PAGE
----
<meta http-equiv="Content-Type" content="text/html; charset=UTF-8" /> <div id="idTab1" class="rte"> <h2 id="short_description_content"><strong>WINGED BEAN Seeds (Psophocarpus tetragonolobus)</strong></h2> <h2><span style="color: #f70000;"><strong>Price for Package of 5 seeds.</strong></span></h2> <p>The winged bean (Psophocarpus tetragonolobus), also known as the Goa bean, asparagus pea, four-angled bean, four-cornered bean, Manila bean, Mauritius bean, and winged pea, is a tropical legume plant native to New Guinea. It grows abundantly in hot, humid equatorial countries, from the Philippines and Indonesia to India, Burma, Thailand and Sri Lanka. It is widely known, yet grown on a small scale in Southeast Asia and Papua New Guinea. Winged bean is well-recognized by farmers and consumers in the Asian region for its variety of uses and disease tolerance. Winged bean is nutrient-rich, and all parts of the plant are edible. Leaves can be eaten like spinach, flowers can be used in salads, tubers can be eaten raw or cooked, seeds can be used in similar ways as the soybean. The winged bean is an underutilized species but has the potential to become a major multi-use food crop in the tropics of Asia, Africa and Latin America.</p> <p> </p> <p>The winged bean is a species that belongs to the genus Psophocarpus, a genus of 6-9 varying species. Species in the Psophocarpus genus are perennial herbs grown as annuals. They are generally considered to be from Africa. Species in the Psophocarpus species are capable of climbing by twining their stems around a support. Species in the Psophocarpus genus have tuberous roots and pods with wings.</p> <p> </p> <p><strong>Appearance</strong></p> <p>The winged bean plant grows as a vine with climbing stems and leaves, 3–4 m in height. It is an herbaceous perennial, but can be grown as an annual. It is generally taller and notably larger than the Common bean. The bean pod is typically 15–22 cm (6–9 in) long and has four wings with frilly edges running lengthwise. The skin is waxy and the flesh partially translucent in the young pods. When the pod is fully ripe, it turns an ash-brown color and splits open to release the seeds. The large flower is a pale blue. The beans themselves are similar to soybeans in both use and nutritional content (being 29.8% to 39% protein).</p> <p> </p> <p>There is abundant variation in the appearance of winged bean. The shape of its leaves ranges from ovate, deltoid, ovate-lanceolate, lanceolate and long lanceolate. The leaves of winged bean also vary in colour appearing as different shades of green.</p> <p> </p> <p>Stem colour is commonly green, but can vary from shades of green to shades of purple.</p> <p> </p> <p>Pod shape is most commonly rectangular, but can also appear flat. Pod colour may also vary from shades of cream, green, pink or purple. The exterior surface of the pod also varies in texture. Pods can appear smooth or rough depending on genotype. Seed shape is often round, but oval and rectangular seeds are also found. Seed colour changes based on environmental factors and storage conditions. Seeds may appear white, cream, brown or dark tan in appearance. The shape of winged bean tuberous roots also show variation.</p> <p> </p> <p><strong>Human consumption and nutrition</strong></p> <p>One of the advantages of the winged bean is its ability to produce food from many different parts of the plant.</p> <p> </p> <p>Pods- Can be eaten unripe as a crunchy vegetable, cooked or raw</p> <p> </p> <p>Seeds- Require cooking for 2–3 hours to destroy trypsin inhibitors and hemagglutinins that inhibit digestion.[4] Seeds can be roasted like peanuts and have nutrient value comparative to soy beans. Average about 35% protein and 17% oil.</p> <p> </p> <p>Roots-Can be eaten raw or cooked. Tubers are high in protein and nutrient rich. Tuberous roots have 20% protein, which is much higher than other edible roots.</p> <p> </p> <p>Leaves and Flowers- Can be eaten raw or cooked. Flowers and leaves also have a high protein content at 10-15%.</p> <p> </p> <p><strong>Germination</strong></p> <p>Winged bean is a self-pollinating plant but mutations and occasional outcrossing, may produce variations in the species. The pretreatment of winged bean seeds is not required in tropical climate, but scarification of seeds has shown to enhance the germination rate of seedlings. Seed soaking may also increase speed to germination, as is typical, and may be used in conjunction with scarification. Seedlings under natural field conditions have been reported to emerge between 5–7 days.</p> <p> </p> <p>It is recorded that winged bean can grow as fast or faster than comparative legume plants including soybeans. There is a 40-140 day period of germination from sowing to flowering of the winged bean plant. The pod reaches its full length and can be gathered to use as a vegetable 2 weeks after pollination. Three weeks after pollination, the pod becomes fibrous and after six weeks mature seeds can be harvested. Tuber development and flower production are dependent upon genotype and environmental factors. Some varieties of winged bean do not produce tuberous roots. The winged bean is a tropical plant, and will only flower when the day length is shorter than 12 hours, though some varieties have been reported as day-length neutral. All varieties of winged bean grow on a vine and must grow over a support. Some examples of support systems include: growing against exterior walls of houses, huts, buildings; supporting against larger perennial trees; stakes placed in the ground vertically; and structures made from posts and wires.</p> <p> </p> <p>Because the early growth of winged bean is slow, it is important to maintain weeds. Slow early growth makes winged bean susceptible to weed competition in the first 4–6 weeks of development. Khan (1982) recommends weeding by hand or animal drawn tractor two times before the support system of the winged bean is established.</p> <p> </p> <p>Winged bean can be grown without added fertilizer as the plant has a bacterium on the nodules of the roots that fixes nitrogen and allows the plant to absorb nitrogen. Factors that influence nitrogen fixation include, Rhizobium strain, interactions between strain and host genotype, available nutrients and soil pH.</p> <p> </p> <p><strong>Climate</strong></p> <p>Winged bean thrives in hot weather and favours humidity, but it is an adaptable plant. It is reported that the winged bean can adjust to the climate of the equatorial tropics. Winged bean production is optimal in humidity, but the species is susceptible to moisture stress and waterlogging. Ideal growing temperature is reported to be 25 degrees Celsius. Lower temperature is reported to suppress germination, and extremely high temperatures are detrimental to the yield of the plant.</p> <p> </p> <p>Moderate variations in the growing climate of winged bean can result in variations in yield. It is reported than growing winged bean in lower than favourable temperatures can increase tuber production. It is also reported that leaf expansion rate is higher in a warmer climate. In addition to adequate temperature, winged bean requires sufficient soil moisture at all stages of growth to produce high yields. Although the winged bean plant is indigenous to the humid tropics, it is possible for the plant to succeed in drier climate with plenty of irrigation. Success has been noted when the maturity of the plant and the drier part of the growing season correspond.</p> <p> </p> <p>The hot, humid, and relatively wet summers of the Mid-Atlantic/Northeast are sufficient to raise the plant to crop, though the shorter growing season and day-length flowering issues will restrict the timing and amounts of yields.</p> <p> </p> <p><strong>Uses</strong></p> <p>This bean has been called the "one species supermarket" because practically all of the plant is edible. The beans are used as a vegetable, but the other parts (leaves, flowers, and tuberous roots) are also edible. The tender pods, which are the most widely eaten part of the plant (and best eaten when under 1" in length), can be harvested within two to three months of planting. The flowers are often used to color rice and pastries. The flavor of the beans has a similarity to asparagus. The young leaves can be picked and prepared as a leaf vegetable, similar to spinach. The roots can be used as a root vegetable, similar to the potato, and have a nutty flavor; they are also much richer in protein than potatoes. The dried seeds can be useful as a flour and also to make a coffee-like drink. Each of these parts of the winged bean provide a source of vitamin A, vitamin C, calcium, iron, and other vitamins. The seeds contain 35% protein and 18% oil.</p> <p> </p> <p><strong>Potential</strong></p> <p>The winged bean is rich in protein and tocopherol, an antioxidant that increases vitamin A use in the body (National Research Council (U.S), 1975). Its ability to grow in heavy rainfall makes the species a good candidate to adequately nourish the people of tropical equatorial countries in Africa. The wing bean can also be used to produce winged bean milk made from water, winged beans, and emulsifier. Winged bean milk has similar characteristics as soymilk without the same bean-rich flavour. Winged bean has also been reported as an effective remedy for smallpox and as a cure for vertigo in Malaya.</p> <p> </p> <p>The winged bean also provides many opportunities for economic benefit. Many parts of the winged bean can be sold. Mature seeds can bring in a high price . There is evidence of smoked pods, uncooked tubers, cooked tubers, dry seeds, and leaves being sold in domestic markets in South East and South Asia. Winged bean also has the potential to be used as animal feed for livestock and poultry. The winged bean also has the potential to be used as a replacement for fish meal used to raise African catfish (Clarias gariepinus), a highly valued food fish in Africa. Feeding fish represents a large portion of operating cost for fish farmers and fishmeal is scarce and high-priced. Winged bean can be used as the primary protein source for fish feed to reduce farmer dependence on fish meal availability.</p> <p> </p> <p>Winged bean also shows potential as a cover crop and a restorative crop. Planting winged bean uniform with the ground can reduce weeds and function well as a cover crop. The winged bean can also function effectively as a restorative crop that can improve nutrient poor soil with nitrogen when it is turned over into the soil.</p> </div>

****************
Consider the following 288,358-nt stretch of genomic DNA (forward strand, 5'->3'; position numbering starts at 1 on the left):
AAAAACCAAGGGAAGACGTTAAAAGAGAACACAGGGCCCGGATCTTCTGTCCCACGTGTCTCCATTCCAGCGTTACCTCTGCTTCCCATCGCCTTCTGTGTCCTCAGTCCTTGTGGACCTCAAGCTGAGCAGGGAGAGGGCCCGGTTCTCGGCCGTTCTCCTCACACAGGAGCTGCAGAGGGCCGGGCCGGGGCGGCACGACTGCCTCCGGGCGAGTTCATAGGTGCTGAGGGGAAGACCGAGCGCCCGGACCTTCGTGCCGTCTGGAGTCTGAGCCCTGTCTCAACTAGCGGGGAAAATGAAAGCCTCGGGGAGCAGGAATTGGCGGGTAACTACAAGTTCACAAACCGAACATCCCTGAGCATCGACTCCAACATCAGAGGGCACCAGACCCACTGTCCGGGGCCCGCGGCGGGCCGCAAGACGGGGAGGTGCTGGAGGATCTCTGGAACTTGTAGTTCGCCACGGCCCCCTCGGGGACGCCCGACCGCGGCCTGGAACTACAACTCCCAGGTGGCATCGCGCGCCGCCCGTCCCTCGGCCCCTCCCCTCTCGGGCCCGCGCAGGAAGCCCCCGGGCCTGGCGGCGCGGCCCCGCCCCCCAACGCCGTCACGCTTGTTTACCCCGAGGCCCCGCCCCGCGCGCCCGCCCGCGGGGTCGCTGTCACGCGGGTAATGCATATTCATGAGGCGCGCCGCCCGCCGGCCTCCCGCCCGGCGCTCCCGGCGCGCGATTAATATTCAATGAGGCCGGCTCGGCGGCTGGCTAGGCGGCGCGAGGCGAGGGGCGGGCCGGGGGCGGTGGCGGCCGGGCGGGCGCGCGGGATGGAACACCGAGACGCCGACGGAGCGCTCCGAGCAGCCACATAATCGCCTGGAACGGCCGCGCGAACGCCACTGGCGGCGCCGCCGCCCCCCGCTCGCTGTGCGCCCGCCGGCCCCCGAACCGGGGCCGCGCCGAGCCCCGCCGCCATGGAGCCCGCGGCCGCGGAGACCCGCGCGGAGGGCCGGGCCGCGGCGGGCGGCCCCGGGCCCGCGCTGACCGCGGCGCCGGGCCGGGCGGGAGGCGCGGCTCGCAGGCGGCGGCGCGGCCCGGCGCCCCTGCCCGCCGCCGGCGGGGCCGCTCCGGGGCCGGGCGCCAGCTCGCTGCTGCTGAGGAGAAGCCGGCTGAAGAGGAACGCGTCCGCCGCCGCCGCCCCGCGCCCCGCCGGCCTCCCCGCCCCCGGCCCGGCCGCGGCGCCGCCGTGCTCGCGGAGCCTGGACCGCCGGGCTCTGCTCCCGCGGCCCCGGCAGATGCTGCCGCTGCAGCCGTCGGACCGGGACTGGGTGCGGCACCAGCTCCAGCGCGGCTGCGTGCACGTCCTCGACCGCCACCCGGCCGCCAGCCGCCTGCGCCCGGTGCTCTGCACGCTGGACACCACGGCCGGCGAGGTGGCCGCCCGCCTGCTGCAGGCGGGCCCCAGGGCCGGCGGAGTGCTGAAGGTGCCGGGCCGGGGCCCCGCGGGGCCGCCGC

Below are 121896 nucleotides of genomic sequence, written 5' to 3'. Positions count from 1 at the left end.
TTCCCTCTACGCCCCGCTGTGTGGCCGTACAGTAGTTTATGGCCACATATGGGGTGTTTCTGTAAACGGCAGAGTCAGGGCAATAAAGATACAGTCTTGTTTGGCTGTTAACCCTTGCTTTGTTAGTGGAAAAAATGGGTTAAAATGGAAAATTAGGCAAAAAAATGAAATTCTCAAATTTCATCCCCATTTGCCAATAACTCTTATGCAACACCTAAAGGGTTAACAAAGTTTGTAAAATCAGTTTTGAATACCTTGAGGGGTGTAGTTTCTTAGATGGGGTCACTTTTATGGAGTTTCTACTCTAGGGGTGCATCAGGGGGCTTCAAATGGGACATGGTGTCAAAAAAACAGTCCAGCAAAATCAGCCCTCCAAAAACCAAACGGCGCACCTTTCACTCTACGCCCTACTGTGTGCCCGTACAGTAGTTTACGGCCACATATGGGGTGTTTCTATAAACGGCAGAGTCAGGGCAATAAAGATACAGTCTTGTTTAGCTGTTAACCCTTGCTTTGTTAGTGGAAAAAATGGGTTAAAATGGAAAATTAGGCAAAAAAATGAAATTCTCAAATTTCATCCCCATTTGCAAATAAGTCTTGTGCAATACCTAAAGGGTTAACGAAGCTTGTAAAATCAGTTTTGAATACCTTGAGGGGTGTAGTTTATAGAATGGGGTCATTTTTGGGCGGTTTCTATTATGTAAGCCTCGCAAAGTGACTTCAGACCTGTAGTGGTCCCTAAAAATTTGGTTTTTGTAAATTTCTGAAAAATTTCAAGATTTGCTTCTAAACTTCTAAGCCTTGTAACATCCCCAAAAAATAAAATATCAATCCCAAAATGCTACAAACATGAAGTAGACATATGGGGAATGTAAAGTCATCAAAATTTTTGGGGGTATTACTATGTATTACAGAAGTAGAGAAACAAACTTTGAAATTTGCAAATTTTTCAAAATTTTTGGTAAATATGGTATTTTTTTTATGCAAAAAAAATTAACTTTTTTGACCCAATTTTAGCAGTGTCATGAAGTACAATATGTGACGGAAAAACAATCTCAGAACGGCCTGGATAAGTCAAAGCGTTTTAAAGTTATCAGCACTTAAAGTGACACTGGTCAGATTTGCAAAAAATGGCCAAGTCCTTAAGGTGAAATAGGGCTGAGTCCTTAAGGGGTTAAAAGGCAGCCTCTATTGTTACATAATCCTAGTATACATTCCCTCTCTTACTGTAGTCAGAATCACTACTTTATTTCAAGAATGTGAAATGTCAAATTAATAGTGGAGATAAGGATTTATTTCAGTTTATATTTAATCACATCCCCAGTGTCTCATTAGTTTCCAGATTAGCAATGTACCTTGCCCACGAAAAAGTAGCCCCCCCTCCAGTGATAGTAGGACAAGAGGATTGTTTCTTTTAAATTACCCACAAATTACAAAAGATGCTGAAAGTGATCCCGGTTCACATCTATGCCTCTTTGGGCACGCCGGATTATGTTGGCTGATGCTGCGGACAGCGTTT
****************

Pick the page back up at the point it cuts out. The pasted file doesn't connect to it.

VE 186 (5 S)